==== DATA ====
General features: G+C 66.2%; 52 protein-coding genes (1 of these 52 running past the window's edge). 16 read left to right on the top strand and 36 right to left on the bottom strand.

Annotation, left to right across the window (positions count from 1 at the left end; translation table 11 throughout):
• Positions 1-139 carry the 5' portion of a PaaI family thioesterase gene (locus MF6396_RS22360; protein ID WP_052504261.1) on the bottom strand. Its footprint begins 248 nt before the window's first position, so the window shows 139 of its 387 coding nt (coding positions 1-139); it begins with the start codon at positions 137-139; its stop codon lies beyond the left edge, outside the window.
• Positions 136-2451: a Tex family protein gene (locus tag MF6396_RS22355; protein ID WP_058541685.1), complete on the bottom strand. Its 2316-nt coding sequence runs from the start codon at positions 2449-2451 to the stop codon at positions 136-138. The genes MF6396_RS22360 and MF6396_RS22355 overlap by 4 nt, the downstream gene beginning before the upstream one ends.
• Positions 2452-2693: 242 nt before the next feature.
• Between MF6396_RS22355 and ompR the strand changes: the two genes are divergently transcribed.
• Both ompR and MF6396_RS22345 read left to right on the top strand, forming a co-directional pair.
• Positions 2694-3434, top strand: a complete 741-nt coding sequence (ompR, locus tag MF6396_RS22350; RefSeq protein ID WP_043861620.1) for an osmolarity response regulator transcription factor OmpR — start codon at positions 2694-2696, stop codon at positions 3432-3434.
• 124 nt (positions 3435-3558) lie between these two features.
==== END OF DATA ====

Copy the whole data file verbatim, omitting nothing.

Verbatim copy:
General features: G+C 66.2%; 52 protein-coding genes (1 of these 52 running past the window's edge). 16 read left to right on the top strand and 36 right to left on the bottom strand.

Annotation, left to right across the window (positions count from 1 at the left end; translation table 11 throughout):
• Positions 1-139 carry the 5' portion of a PaaI family thioesterase gene (locus MF6396_RS22360; protein ID WP_052504261.1) on the bottom strand. Its footprint begins 248 nt before the window's first position, so the window shows 139 of its 387 coding nt (coding positions 1-139); it begins with the start codon at positions 137-139; its stop codon lies beyond the left edge, outside the window.
• Positions 136-2451: a Tex family protein gene (locus tag MF6396_RS22355; protein ID WP_058541685.1), complete on the bottom strand. Its 2316-nt coding sequence runs from the start codon at positions 2449-2451 to the stop codon at positions 136-138. The genes MF6396_RS22360 and MF6396_RS22355 overlap by 4 nt, the downstream gene beginning before the upstream one ends.
• Positions 2452-2693: 242 nt before the next feature.
• Between MF6396_RS22355 and ompR the strand changes: the two genes are divergently transcribed.
• Both ompR and MF6396_RS22345 read left to right on the top strand, forming a co-directional pair.
• Positions 2694-3434, top strand: a complete 741-nt coding sequence (ompR, locus tag MF6396_RS22350; RefSeq protein ID WP_043861620.1) for an osmolarity response regulator transcription factor OmpR — start codon at positions 2694-2696, stop codon at positions 3432-3434.
• 124 nt (positions 3435-3558) lie between these two features.